Download The Good Death: An Exploration of Dying in America by Ann Neumann PDF

By Ann Neumann

Following the dying of her father, journalist and hospice volunteer Ann Neumann units out to envision what it skill to die good within the United States.

When Ann Neumann's father used to be clinically determined with non-Hodgkin's lymphoma, she left her task and moved again to her place of origin of Lancaster, Pennsylvania. She grew to become his full-time caregiver--cooking, cleansing, and administering medicines. while her father died, she was once undone via the event, via grief and the visceral caliber of death. Neumann struggled to place her lifestyles again so as and located herself haunted by way of a question: was once her father's loss of life a very good death?

The manner we discuss loss of life and how we really die are very various things, she found, and plenty of people are protected against what loss of life truly appears like. to achieve a greater figuring out, Neumann turned a hospice volunteer and got down to realize what an exceptional demise is at the present time. She attended meetings, educational lectures, and grief classes in church basements. She went to Montana to speak with the lawyer who effectively argued for the legalization of reduction in loss of life, and to Scranton, Pennsylvania, to hear "pro-life" teams who think the elimination of feeding tubes from a few sufferers is tantamount to homicide. specially, she listened to the tales of these who have been as regards to death.

What Neumann stumbled on is that loss of life in modern the US is far extra advanced than we predict. clinical applied sciences and elevated lifestyles expectations have replaced the very definition of scientific demise. And even supposing dying is our universal destiny, it's also a divisive factor that all of us event another way. What constitutes a great dying is exclusive to every folks, counting on our age, race, financial prestige, tradition, and ideology. What's extra, differing suggestions of selection, autonomy, and consent make dying a contested panorama, ruled by means of social, clinical, criminal, and spiritual systems.

In those pages, Neumann brings us intimate snap shots of the nurses, sufferers, bishops, bioethicists, and activists who're shaping the way in which we die. The reliable Death provides a fearless exam of the way we procedure loss of life, and the way these folks as regards to demise family stay in death's wake.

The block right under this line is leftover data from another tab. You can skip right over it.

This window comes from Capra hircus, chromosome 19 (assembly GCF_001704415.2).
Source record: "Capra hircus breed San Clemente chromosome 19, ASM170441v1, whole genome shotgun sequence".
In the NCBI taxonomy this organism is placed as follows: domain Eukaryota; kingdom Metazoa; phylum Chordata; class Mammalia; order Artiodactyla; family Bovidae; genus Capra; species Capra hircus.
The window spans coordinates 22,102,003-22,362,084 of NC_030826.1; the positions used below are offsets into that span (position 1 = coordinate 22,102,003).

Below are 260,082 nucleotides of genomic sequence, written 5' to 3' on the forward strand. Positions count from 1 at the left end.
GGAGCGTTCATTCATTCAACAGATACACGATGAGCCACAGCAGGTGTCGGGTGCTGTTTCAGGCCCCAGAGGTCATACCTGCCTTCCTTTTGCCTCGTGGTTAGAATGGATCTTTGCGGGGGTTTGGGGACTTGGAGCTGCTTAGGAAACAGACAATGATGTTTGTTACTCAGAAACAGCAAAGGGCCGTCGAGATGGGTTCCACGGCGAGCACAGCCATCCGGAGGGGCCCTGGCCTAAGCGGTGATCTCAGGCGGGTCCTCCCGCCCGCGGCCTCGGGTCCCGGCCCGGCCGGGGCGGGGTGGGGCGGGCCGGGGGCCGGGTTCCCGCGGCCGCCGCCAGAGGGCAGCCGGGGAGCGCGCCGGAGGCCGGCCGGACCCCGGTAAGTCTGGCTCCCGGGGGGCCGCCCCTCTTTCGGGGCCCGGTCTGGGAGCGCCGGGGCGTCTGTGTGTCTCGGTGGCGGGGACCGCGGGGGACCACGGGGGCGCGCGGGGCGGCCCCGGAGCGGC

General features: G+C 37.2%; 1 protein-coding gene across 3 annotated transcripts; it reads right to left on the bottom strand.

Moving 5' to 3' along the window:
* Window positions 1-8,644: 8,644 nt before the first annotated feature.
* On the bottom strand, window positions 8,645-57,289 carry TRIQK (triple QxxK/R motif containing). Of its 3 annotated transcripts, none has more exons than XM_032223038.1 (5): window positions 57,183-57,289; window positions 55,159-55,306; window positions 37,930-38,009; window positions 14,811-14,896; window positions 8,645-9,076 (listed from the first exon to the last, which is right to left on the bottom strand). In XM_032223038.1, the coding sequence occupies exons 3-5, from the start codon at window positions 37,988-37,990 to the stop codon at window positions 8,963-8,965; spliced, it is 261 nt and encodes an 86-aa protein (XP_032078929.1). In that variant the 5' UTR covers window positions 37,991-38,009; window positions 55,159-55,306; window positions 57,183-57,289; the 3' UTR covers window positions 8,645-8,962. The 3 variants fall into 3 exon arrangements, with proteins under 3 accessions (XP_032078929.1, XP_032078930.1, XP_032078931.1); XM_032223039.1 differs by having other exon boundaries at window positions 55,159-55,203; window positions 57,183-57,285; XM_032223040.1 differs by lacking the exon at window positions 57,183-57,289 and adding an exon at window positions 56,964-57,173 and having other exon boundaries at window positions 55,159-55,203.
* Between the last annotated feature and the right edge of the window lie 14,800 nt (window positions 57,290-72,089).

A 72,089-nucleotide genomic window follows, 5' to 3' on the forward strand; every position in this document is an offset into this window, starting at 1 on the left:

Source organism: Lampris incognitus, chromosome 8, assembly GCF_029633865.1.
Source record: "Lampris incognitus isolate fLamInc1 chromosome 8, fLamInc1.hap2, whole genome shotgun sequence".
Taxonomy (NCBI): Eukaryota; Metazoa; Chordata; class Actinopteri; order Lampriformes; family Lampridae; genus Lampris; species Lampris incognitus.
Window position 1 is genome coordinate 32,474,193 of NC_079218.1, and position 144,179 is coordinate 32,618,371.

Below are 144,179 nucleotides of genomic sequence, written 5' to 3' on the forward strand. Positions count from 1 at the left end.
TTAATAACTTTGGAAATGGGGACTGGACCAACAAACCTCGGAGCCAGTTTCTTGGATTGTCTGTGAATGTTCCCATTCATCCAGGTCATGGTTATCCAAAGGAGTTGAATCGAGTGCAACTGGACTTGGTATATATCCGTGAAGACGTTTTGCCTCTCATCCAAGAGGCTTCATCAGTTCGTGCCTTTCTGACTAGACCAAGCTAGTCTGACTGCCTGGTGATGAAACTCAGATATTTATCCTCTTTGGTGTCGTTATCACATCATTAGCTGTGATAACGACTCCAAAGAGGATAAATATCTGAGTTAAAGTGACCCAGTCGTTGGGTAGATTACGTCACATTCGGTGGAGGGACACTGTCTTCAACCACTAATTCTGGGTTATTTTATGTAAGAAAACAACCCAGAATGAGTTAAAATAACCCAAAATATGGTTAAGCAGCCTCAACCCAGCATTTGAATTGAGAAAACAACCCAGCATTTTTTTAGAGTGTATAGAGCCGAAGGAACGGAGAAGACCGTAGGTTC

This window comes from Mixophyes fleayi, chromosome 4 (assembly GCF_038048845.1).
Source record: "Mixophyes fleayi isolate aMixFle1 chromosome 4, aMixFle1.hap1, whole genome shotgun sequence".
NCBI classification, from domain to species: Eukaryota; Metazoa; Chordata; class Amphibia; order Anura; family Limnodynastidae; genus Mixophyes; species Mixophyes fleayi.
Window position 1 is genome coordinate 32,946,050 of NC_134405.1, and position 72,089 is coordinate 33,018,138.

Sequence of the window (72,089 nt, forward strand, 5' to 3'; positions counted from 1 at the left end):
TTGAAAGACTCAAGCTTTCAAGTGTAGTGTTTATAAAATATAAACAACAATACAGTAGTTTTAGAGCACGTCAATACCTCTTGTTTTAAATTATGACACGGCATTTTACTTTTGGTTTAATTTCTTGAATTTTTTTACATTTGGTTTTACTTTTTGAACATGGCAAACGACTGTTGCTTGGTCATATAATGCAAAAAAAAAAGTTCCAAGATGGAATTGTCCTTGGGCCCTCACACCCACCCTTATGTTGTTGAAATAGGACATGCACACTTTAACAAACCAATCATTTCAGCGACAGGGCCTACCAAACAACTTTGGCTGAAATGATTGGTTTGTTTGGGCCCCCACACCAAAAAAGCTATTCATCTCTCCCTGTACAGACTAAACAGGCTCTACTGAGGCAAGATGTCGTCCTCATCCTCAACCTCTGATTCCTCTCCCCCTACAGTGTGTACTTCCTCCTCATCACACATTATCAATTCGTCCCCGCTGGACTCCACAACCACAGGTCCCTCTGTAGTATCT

From the Hardcover edition.

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Sample text

The support for such laws has risen 5 percent since 1990. • 70 percent say there are circumstances in which a patient should be allowed to die. Among those who believe there are specific circumstances that warrant a patient’s choice to die, individual support differs according to those circumstances. • 60 percent feel that that those who suffer great pain with no hope of improvement should be allowed to die. • • 53 percent limit circumstances to those who have an incurable disease. Only 33 percent feel that those who are ready to die because living ‘is a burden’ should be allowed to do so.

Without Clear Evidence of Intent, Life Support . . ) Once 18, Phillip was legally considered emancipated, and his parents would no longer be his guardians. 54 In a far more bizarre twist, questions over whether Phillip was alive led to a criminal conundrum. A psychiatric patient from another ward made his or her way into Phillip’s room and removed his feeding tube and respirator. The damage done to the body during the removal contributed to Phillip’s eventual death two weeks later. 55 Legal standards also provide clear rules and protections for hospitals and those who work in them.

Theologians also believe that life is sacred as a gift given by a Supreme Being, and therefore it is a violation of religious law to harm this gift of life. Since life is sacred and valuable, the government has a duty to protect it, as part of government’s job in creating order. There is also no way to distinguish which lives are worth living and which are not, and it is unethical to try to do so. Therefore, the government must protect all lives to the best of its ability. 33 ­ nd-­of-­life­­ E Decisions­Are­­ Personal­Matters T hroughout American history, citizens have fought for freedom.

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